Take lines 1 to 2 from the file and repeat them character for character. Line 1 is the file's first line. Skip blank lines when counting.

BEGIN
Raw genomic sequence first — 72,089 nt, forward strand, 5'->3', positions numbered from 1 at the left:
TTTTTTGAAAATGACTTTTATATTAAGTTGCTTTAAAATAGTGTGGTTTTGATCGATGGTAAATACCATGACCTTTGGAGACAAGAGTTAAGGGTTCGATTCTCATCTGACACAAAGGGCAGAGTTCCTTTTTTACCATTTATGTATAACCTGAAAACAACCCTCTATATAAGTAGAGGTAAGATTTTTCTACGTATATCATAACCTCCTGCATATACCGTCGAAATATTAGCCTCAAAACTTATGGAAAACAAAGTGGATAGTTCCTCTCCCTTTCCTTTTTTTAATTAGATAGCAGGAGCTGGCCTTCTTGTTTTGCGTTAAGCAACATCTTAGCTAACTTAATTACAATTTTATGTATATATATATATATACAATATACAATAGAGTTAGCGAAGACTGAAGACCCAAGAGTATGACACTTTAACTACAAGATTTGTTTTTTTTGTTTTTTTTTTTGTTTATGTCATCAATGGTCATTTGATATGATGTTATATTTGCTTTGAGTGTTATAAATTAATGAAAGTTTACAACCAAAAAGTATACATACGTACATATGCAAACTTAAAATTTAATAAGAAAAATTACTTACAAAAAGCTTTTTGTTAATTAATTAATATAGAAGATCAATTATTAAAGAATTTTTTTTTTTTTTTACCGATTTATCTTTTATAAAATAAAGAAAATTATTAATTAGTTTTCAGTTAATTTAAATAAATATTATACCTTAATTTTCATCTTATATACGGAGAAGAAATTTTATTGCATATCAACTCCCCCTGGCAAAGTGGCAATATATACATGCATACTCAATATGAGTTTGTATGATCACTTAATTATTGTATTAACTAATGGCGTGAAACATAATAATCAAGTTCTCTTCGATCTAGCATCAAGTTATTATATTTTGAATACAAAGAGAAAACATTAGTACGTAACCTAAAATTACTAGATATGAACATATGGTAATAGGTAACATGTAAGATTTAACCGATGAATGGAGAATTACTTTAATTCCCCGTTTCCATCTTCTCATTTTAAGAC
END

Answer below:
Raw genomic sequence first — 72,089 nt, forward strand, 5'->3', positions numbered from 1 at the left:
TTTTTTGAAAATGACTTTTATATTAAGTTGCTTTAAAATAGTGTGGTTTTGATCGATGGTAAATACCATGACCTTTGGAGACAAGAGTTAAGGGTTCGATTCTCATCTGACACAAAGGGCAGAGTTCCTTTTTTACCATTTATGTATAACCTGAAAACAACCCTCTATATAAGTAGAGGTAAGATTTTTCTACGTATATCATAACCTCCTGCATATACCGTCGAAATATTAGCCTCAAAACTTATGGAAAACAAAGTGGATAGTTCCTCTCCCTTTCCTTTTTTTAATTAGATAGCAGGAGCTGGCCTTCTTGTTTTGCGTTAAGCAACATCTTAGCTAACTTAATTACAATTTTATGTATATATATATATATACAATATACAATAGAGTTAGCGAAGACTGAAGACCCAAGAGTATGACACTTTAACTACAAGATTTGTTTTTTTTGTTTTTTTTTTTGTTTATGTCATCAATGGTCATTTGATATGATGTTATATTTGCTTTGAGTGTTATAAATTAATGAAAGTTTACAACCAAAAAGTATACATACGTACATATGCAAACTTAAAATTTAATAAGAAAAATTACTTACAAAAAGCTTTTTGTTAATTAATTAATATAGAAGATCAATTATTAAAGAATTTTTTTTTTTTTTTACCGATTTATCTTTTATAAAATAAAGAAAATTATTAATTAGTTTTCAGTTAATTTAAATAAATATTATACCTTAATTTTCATCTTATATACGGAGAAGAAATTTTATTGCATATCAACTCCCCCTGGCAAAGTGGCAATATATACATGCATACTCAATATGAGTTTGTATGATCACTTAATTATTGTATTAACTAATGGCGTGAAACATAATAATCAAGTTCTCTTCGATCTAGCATCAAGTTATTATATTTTGAATACAAAGAGAAAACATTAGTACGTAACCTAAAATTACTAGATATGAACATATGGTAATAGGTAACATGTAAGATTTAACCGATGAATGGAGAATTACTTTAATTCCCCGTTTCCATCTTCTCATTTTAAGAC